I first encountered Fountains of Wayne back in the late 90s, since I had a friend who was a fan of their 1996 self-titled debut. In the summer of 1997 I saw the band at the Reading Festival, though I must confess, they didn’t make a lasting impression. I all but forgot about them over the following years, until sometime in 2003 when ‘Stacy’s Mom’ became a hit in the UK. As a piece of fairly throwaway power pop, it was a fantastic single. It’s parent album ‘Welcome Interstate Managers’ featured some other great tunes too, and 2007’s ‘Traffic and Weather’ was potentially even better. I just wish I could remember more about seeing Fountains of Wayne live a decade earlier…
If you approach Fountains of Wayne’s 2011 release ‘Sky Full of Holes’ expecting to hear lots of similarly structured power pop as featured on those earlier discs you may be in for a surprise, since huge chunks of the album are devoted to the band’s more downbeat, less immediate qualities.
The acoustic rhythm which provides the base for ‘A Summer Place’ is complimented by a decent bassline from Adam Schelsinger. While the tune is pleasant enough, the vocal has a nasal quality which can be slightly irritating, especially on a few of the longer notes. It’s not the best of opening tracks… ‘Richie and Ruben’ follows with a mid-paced pop/rock outing, which again has a heavy bias towards acoustic work. A piano accompaniment rounds out the sound, but despite the presence of a kitschy keyboard and handclaps, there’s something very much missing here…there’s no memorable hook. The chorus – if you could call it that – sounds like a pre-chorus; just as you’re expecting things to break into something bigger, you get left hanging. Two songs in and ‘Sky Full of Holes’ sounds like it could be a massive disappointment…
And then the bouncy piano line which cuts through the heart of ‘Acela’ appears. Coupled with a very Beatles styled vocal, it would be tempting to call this McCartney-esque, but there’s something more to it than that. As the track progresses with some great interplay between the piano and a solid drum arrangement (courtesy of Brian Young), that other element soon becomes apparent: this has a feel which isn’t too far removed from Crowded House’s rockier moments – and that’s something which is often welcome. Everything’s nice and tight and although the song still doesn’t quite hit that “instant gratification” button, the band certainly sound more energized here. And when ‘Someone’s Gonna Break Your Heart’ follows, brimming with harmony vocals, a decent chorus and an occasional stabbing piano, there’s a feeling of a band hitting their stride. ‘A Dip In The Ocean’ is another upbeat piece of brilliance, allowing Young to showcase his hi-hat work which keeps things buoyant throughout. The guitars chime in a classic Big Star fashion and the gang vocals really give things a full sound. In short, this track is a piece of power pop genius. These three songs definitely make up for any shortcomings on those earlier numbers.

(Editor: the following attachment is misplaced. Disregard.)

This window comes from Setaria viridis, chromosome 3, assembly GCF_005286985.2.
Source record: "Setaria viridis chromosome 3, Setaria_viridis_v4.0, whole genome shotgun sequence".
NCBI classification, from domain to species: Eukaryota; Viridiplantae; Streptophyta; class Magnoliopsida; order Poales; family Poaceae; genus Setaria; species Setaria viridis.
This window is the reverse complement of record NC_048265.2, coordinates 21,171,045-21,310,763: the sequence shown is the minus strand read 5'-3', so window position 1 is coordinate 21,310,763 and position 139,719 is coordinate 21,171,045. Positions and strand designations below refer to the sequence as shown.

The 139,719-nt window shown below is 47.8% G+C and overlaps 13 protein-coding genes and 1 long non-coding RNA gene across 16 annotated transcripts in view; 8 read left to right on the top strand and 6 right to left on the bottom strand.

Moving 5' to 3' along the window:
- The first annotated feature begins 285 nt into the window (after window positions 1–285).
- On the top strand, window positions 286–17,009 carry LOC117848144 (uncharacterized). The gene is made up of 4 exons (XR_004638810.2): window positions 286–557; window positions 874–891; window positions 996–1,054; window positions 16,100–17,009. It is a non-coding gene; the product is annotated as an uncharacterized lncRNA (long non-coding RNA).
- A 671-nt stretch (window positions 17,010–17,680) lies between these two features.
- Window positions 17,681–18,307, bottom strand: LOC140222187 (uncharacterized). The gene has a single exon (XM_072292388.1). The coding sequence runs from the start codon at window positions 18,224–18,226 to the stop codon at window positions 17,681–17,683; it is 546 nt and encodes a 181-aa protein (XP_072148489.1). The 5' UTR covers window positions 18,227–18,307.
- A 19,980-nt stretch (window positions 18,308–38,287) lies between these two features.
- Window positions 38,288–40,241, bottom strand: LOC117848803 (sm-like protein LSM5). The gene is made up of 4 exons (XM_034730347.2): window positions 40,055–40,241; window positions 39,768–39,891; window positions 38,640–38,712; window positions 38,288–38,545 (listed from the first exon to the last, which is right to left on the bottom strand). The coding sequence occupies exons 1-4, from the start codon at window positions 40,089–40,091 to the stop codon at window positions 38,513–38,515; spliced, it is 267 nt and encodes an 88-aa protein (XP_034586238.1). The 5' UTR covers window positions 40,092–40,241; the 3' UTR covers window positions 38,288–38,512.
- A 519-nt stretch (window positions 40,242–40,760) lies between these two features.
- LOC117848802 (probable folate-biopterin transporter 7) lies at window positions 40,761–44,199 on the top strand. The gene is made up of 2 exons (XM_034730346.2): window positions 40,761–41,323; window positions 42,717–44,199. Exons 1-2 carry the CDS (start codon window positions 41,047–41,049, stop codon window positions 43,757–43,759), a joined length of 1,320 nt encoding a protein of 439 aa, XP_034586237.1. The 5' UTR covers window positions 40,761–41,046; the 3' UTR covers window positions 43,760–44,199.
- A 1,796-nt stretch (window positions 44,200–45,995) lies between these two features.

Elsewhere, the album is understated and rather more mature in sound. ‘A Road Song’ reinstates those acoustics, but brings in a new element – in this case, a subtly used steel guitar. This acoustic sound, harmony vocals and a slight country air push Fountains of Wayne into a musical world somewhere between Jackson Browne, The Thorns and early Wilco. While it’s not especially likely you’ve bought a FOW album to experience Americana styles, the band sound relaxed and natural in this particular musical vein. So much so, they follow this up with the similar-ish sounding ‘Workingman’s Hands’ which keeps in the harmonies and acoustics, but eschews some of that steel guitar for a gently played slide and occasional piano flourish. ‘Hate to See You Like This’ makes no attempt at breaking any relatively downbeat vibes. A steady backbeat on the drums gives the number a brooding atmosphere, while acoustic and electric rhythm guitars punctuated by clanging piano chords provide the main tune. Vocally, the harmonies give things a lift, and eventually, this well-constructed number sounds not unlike something which could have been written by Scott Janovitz and his Boston outfit The Russians.
Naturally, some of you will be approaching this album looking for a sing-along opportunity a la ‘Stacy’s Mom’ and if it’s only with ‘Radio Bar’ (track 11 of 13) that ‘Sky Full of Holes’ comes close to that. With the addition of a trumpet and glockenspiel, Fountains of Wayne launch into a tune that’s brazenly poppy. The verses are catchy enough, with the whole band sounding really tight, but it’s the chorus which hits. And it hits like brick. Combining a simple refrain of ‘whoah-oh-oh-oh!’ with a trumpet which recalls The Boo Radleys’ ‘Wake Up Boo!’, this song will stick in your head for weeks…and that’s a promise. The album winds down in a downbeat way with a semi-acoustic waltz (‘Firelight Waltz’) and ‘Cemetery Guns’, a number which combines acoustic guitars, strings and military drum-rolls. Neither track is as good as either ‘Road Song’ or ‘Workingman’s Hands’ – and as such isn’t likely to get you too excited – but even so the arranging is spot-on.
‘Sky Full of Holes’ isn’t as easy to get into as ‘Traffic and Weather’, but that’s not to say it’s inferior in the main; it’s just a bit…different. Fountains of Wayne’s fifth studio album often has more of a singer-songwriter style than the full-on power pop which filled more of their previous outings. No matter what the style, though, it’s hard to find fault with most of the arrangements. Hopefully, this slight shift in musical approach will go some way to shaking off those Weezer comparisons Fountains of Wayne often get lumbered with. And quite frankly, even during its weaker moments, this album features material that is far better written (and arranged) than almost anything Rivers Cuomo is likely to commit to plastic ever again. Ever.